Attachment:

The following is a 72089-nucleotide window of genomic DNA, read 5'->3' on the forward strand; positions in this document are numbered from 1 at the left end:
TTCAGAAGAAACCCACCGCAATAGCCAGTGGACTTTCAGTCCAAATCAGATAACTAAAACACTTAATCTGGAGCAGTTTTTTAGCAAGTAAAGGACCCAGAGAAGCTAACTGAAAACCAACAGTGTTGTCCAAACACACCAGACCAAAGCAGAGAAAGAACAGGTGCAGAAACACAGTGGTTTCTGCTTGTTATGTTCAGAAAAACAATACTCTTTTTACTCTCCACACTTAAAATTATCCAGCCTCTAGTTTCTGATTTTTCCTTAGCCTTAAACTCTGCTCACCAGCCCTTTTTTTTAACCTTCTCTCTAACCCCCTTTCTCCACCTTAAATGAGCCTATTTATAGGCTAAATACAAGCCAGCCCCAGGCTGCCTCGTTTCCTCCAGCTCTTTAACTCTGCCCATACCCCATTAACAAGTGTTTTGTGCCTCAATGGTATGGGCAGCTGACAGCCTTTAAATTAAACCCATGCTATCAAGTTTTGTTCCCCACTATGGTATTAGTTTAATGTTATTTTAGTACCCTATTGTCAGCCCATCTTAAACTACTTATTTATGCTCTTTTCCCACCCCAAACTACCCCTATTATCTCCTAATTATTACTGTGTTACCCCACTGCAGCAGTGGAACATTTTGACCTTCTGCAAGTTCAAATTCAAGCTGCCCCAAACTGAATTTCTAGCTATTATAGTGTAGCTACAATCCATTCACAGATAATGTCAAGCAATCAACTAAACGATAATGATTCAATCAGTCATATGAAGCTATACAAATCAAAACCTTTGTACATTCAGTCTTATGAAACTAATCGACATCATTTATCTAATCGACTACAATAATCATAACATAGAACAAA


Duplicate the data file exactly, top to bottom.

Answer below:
The following is a 72089-nucleotide window of genomic DNA, read 5'->3' on the forward strand; positions in this document are numbered from 1 at the left end:
TTCAGAAGAAACCCACCGCAATAGCCAGTGGACTTTCAGTCCAAATCAGATAACTAAAACACTTAATCTGGAGCAGTTTTTTAGCAAGTAAAGGACCCAGAGAAGCTAACTGAAAACCAACAGTGTTGTCCAAACACACCAGACCAAAGCAGAGAAAGAACAGGTGCAGAAACACAGTGGTTTCTGCTTGTTATGTTCAGAAAAACAATACTCTTTTTACTCTCCACACTTAAAATTATCCAGCCTCTAGTTTCTGATTTTTCCTTAGCCTTAAACTCTGCTCACCAGCCCTTTTTTTTAACCTTCTCTCTAACCCCCTTTCTCCACCTTAAATGAGCCTATTTATAGGCTAAATACAAGCCAGCCCCAGGCTGCCTCGTTTCCTCCAGCTCTTTAACTCTGCCCATACCCCATTAACAAGTGTTTTGTGCCTCAATGGTATGGGCAGCTGACAGCCTTTAAATTAAACCCATGCTATCAAGTTTTGTTCCCCACTATGGTATTAGTTTAATGTTATTTTAGTACCCTATTGTCAGCCCATCTTAAACTACTTATTTATGCTCTTTTCCCACCCCAAACTACCCCTATTATCTCCTAATTATTACTGTGTTACCCCACTGCAGCAGTGGAACATTTTGACCTTCTGCAAGTTCAAATTCAAGCTGCCCCAAACTGAATTTCTAGCTATTATAGTGTAGCTACAATCCATTCACAGATAATGTCAAGCAATCAACTAAACGATAATGATTCAATCAGTCATATGAAGCTATACAAATCAAAACCTTTGTACATTCAGTCTTATGAAACTAATCGACATCATTTATCTAATCGACTACAATAATCATAACATAGAACAAA